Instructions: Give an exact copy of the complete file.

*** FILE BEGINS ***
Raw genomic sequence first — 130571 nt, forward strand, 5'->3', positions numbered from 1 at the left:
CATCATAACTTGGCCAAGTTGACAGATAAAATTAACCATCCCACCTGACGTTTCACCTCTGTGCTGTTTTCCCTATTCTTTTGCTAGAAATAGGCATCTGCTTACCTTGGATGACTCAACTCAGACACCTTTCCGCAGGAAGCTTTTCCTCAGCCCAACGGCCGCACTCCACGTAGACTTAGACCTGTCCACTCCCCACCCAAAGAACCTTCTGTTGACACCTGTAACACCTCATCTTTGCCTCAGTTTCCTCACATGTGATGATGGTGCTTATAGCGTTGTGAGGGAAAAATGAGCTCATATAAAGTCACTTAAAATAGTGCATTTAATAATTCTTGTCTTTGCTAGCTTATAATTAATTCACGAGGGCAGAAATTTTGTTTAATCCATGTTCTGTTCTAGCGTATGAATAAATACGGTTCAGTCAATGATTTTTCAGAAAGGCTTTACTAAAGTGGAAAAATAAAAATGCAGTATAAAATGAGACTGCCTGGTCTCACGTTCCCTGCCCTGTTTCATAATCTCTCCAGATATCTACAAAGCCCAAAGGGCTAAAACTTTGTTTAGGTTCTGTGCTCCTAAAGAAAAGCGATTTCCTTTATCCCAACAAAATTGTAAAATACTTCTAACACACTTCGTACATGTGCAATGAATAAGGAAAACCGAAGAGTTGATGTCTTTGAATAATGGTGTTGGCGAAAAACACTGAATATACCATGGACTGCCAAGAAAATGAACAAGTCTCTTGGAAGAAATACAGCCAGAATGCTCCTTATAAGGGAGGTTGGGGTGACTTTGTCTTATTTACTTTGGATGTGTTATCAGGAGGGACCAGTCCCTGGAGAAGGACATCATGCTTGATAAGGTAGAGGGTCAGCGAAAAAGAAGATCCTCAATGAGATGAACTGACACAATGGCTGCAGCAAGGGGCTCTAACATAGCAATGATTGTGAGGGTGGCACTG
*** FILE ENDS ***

Raw genomic sequence first — 130571 nt, forward strand, 5'->3', positions numbered from 1 at the left:
CATCATAACTTGGCCAAGTTGACAGATAAAATTAACCATCCCACCTGACGTTTCACCTCTGTGCTGTTTTCCCTATTCTTTTGCTAGAAATAGGCATCTGCTTACCTTGGATGACTCAACTCAGACACCTTTCCGCAGGAAGCTTTTCCTCAGCCCAACGGCCGCACTCCACGTAGACTTAGACCTGTCCACTCCCCACCCAAAGAACCTTCTGTTGACACCTGTAACACCTCATCTTTGCCTCAGTTTCCTCACATGTGATGATGGTGCTTATAGCGTTGTGAGGGAAAAATGAGCTCATATAAAGTCACTTAAAATAGTGCATTTAATAATTCTTGTCTTTGCTAGCTTATAATTAATTCACGAGGGCAGAAATTTTGTTTAATCCATGTTCTGTTCTAGCGTATGAATAAATACGGTTCAGTCAATGATTTTTCAGAAAGGCTTTACTAAAGTGGAAAAATAAAAATGCAGTATAAAATGAGACTGCCTGGTCTCACGTTCCCTGCCCTGTTTCATAATCTCTCCAGATATCTACAAAGCCCAAAGGGCTAAAACTTTGTTTAGGTTCTGTGCTCCTAAAGAAAAGCGATTTCCTTTATCCCAACAAAATTGTAAAATACTTCTAACACACTTCGTACATGTGCAATGAATAAGGAAAACCGAAGAGTTGATGTCTTTGAATAATGGTGTTGGCGAAAAACACTGAATATACCATGGACTGCCAAGAAAATGAACAAGTCTCTTGGAAGAAATACAGCCAGAATGCTCCTTATAAGGGAGGTTGGGGTGACTTTGTCTTATTTACTTTGGATGTGTTATCAGGAGGGACCAGTCCCTGGAGAAGGACATCATGCTTGATAAGGTAGAGGGTCAGCGAAAAAGAAGATCCTCAATGAGATGAACTGACACAATGGCTGCAGCAAGGGGCTCTAACATAGCAATGATTGTGAGGGTGGCACTG